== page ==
Picking up my monthly meat share makes me feel like a superstar. This is how I walked home with my stash tonight.
Imagine what squats and milk would do to that.
Welcome to the May edition of Herondale Farm Meat CSA Recipes from a Person Who Lives on the Same Block as Beyonce’s Little Sister.
If you didn’t know, that would be me.
I am not going to repeat the Deluxe Steak Method I’ve been posting about since this blog started. Instead, here’s some delicious shit to put on your steak - ditch that nasty steak sauce, it’s full of additives, sugar and crap.
Argentinian parsley and garlic sauce. Totally addictive. Stupid easy. Don’t make it more than an hour ahead, though. It doesn’t keep. Put it on your porterhouse (Rob’s favorite cut), your sirloin (mine), or your T-bone Burnett - any steak that you grill, broil or sear in your heritage vintage cast-iron skillet.
Sirloin Tip Roast
I was pleased as punch to pull this out of my bag. Apparently I wasn’t the only one; I caught Corbett cradling his protectively after he finished his deadlifts.
Anytime you cook a roast like this, please take it out of the fridge and out of the packaging an hour or two before you begin cooking it.
This recipe has 802 reviews, zero bullshit ingredients, and good instructions. I wouldn’t use a baking sheet like they suggest (I’d use my vintage heritage Griswold cast iron skillet) but you are welcome to do so. Since I prefer medium-rare, I’d use my meat thermometer to take the roast out once it registered 135 in the center of the roast.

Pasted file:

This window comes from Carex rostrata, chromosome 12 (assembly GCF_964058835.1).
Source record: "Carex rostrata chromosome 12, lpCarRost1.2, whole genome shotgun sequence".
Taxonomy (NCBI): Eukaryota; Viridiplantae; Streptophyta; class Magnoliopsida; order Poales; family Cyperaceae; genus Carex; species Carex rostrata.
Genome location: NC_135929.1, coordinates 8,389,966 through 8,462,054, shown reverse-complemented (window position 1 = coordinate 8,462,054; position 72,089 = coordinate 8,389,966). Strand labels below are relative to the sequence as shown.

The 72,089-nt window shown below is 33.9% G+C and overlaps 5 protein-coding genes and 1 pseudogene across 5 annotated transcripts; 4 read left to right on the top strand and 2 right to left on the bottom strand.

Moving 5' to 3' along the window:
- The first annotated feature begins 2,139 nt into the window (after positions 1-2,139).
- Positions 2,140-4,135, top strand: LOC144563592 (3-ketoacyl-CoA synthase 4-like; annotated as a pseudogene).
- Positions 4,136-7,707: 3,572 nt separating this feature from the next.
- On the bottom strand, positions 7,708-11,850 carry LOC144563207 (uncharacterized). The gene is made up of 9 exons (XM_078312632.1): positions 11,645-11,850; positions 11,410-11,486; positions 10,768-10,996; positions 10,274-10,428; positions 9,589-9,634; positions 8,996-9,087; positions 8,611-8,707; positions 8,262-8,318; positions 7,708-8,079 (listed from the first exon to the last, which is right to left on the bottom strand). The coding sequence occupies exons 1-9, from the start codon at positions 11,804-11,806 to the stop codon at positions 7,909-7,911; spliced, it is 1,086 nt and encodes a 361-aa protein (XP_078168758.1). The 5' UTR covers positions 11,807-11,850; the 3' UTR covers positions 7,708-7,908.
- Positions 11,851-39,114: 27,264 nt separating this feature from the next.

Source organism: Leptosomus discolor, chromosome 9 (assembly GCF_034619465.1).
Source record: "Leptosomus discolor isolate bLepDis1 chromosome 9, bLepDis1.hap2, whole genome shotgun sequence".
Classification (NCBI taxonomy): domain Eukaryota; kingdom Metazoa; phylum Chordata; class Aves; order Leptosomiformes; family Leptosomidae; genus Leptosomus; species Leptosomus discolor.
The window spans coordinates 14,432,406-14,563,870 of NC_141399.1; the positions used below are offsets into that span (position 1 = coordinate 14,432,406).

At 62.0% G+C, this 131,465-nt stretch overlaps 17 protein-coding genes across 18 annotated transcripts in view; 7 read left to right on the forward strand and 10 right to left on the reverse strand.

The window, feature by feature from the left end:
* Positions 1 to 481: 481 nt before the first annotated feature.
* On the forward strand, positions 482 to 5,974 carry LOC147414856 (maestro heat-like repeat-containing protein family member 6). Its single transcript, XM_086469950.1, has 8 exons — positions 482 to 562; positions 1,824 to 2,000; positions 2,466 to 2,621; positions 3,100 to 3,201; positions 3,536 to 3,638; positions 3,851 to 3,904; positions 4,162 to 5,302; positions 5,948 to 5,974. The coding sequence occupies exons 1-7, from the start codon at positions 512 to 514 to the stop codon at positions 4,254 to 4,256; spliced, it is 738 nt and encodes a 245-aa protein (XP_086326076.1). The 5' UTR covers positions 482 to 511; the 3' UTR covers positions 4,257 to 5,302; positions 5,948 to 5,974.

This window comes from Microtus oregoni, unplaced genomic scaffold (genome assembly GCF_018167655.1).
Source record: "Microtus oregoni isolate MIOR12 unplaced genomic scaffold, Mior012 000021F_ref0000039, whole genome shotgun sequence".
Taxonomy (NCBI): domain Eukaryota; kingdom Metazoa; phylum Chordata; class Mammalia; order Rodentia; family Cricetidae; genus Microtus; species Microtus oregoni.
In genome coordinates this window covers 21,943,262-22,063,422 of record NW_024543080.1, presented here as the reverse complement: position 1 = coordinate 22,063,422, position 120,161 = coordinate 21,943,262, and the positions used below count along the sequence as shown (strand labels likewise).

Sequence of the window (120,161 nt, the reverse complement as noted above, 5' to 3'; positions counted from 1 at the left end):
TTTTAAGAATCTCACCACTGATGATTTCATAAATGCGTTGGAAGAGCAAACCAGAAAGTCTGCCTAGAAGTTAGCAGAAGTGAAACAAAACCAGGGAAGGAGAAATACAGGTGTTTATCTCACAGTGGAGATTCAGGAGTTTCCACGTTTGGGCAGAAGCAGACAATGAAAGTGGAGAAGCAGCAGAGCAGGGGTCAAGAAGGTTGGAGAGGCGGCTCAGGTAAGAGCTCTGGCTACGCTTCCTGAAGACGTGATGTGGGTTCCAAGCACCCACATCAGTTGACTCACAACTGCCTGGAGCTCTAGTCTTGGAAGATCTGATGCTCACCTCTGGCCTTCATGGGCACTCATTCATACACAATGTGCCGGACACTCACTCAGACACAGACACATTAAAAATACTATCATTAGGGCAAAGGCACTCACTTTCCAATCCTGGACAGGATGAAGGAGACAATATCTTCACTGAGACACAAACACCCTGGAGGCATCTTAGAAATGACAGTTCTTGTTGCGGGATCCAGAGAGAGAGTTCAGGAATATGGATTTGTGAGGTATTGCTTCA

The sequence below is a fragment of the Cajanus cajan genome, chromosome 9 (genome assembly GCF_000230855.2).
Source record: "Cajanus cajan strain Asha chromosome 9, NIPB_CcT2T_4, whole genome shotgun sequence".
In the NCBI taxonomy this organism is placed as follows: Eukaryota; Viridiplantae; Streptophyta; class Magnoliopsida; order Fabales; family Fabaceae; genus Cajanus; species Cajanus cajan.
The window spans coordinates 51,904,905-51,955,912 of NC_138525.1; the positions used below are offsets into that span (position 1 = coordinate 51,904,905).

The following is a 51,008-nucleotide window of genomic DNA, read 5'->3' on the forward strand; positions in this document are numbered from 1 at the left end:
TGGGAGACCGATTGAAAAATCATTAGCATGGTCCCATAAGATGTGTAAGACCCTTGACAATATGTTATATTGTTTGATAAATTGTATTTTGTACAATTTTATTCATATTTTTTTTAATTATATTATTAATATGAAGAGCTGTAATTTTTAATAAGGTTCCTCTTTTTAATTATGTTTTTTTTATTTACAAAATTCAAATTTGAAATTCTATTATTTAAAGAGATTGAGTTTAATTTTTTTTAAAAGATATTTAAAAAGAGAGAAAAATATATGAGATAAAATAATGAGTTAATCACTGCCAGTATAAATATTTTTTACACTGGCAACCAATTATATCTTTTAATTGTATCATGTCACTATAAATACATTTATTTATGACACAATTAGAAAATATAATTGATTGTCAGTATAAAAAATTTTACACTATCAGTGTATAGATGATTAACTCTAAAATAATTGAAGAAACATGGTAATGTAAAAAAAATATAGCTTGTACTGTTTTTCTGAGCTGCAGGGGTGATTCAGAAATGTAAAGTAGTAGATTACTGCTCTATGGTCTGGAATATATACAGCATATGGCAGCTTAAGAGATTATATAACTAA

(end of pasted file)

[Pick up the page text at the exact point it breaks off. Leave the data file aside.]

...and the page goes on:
This nice lady has some how-to photos, a slightly simpler herb rub, and some thoughts on the differences in cooking times for grass-fed meat.
Beef Cross-Cut Shanks/Soup Shanks
Pretty sure these are the same cut. Confirmed with the farm - they are the same thing.
We already talked about these here - option 1, the red wine recipe, is one of my favorite recipes of the year. Please try it.
After you suck all the meat off the bones, rinse them, and either make stock right away, or toss them into a ziplock and back into the freezer for stock later.
I adore the chops from Herondale. I went on a heritage Hungarian “Mangalitsa” pork kick when the meat first appeared in New York about a year and a half ago, and spent a small fortune on Mangalitsa pork chops. They cook up red, like beef, and are very delicate tasting.
But honestly? I like the chops from Herondale better.
Chops are the perfect weeknight supper. Regardless of your participation in the CSA, you should always, always, always have some in your freezer.
I always cook mine in a hot, dry cast-iron skillet, and I’ve never felt the need to brine them. I told you about my foolproof method here. On the side, I love cold raw sauerkraut straight from the jar. Oh my god. I’m getting emotional.
Cabbage season is kind of over, but if you’re attached to it the way I am, you might not care. So you could also serve your chops with braised red cabbage with bacon.
Guacamole is another natural side dish for pork chops. Dave Byrd makes a killer guac.
This time of year, I’d saute up some asparagus to cuddle up to my chops. You should try that.
We discussed this already. Please refer to p. 365 of your manual. If you make any of these, won’t you please let me know what you think? Especially if you agree with me that Epicurious’ Hearty Beef Stew with Green Peas and Carrots is a motherfucking home run?
Hot Italian Sausage
I will give five dollars to anyone who tries this:
(Note: sub olive oil for vegetable oil. Actually, if you even still OWN vegetable oil, give me the five dollars back.)
What I usually do with Italian sausages is fry them for breakfast, split open. Best thing to make with them?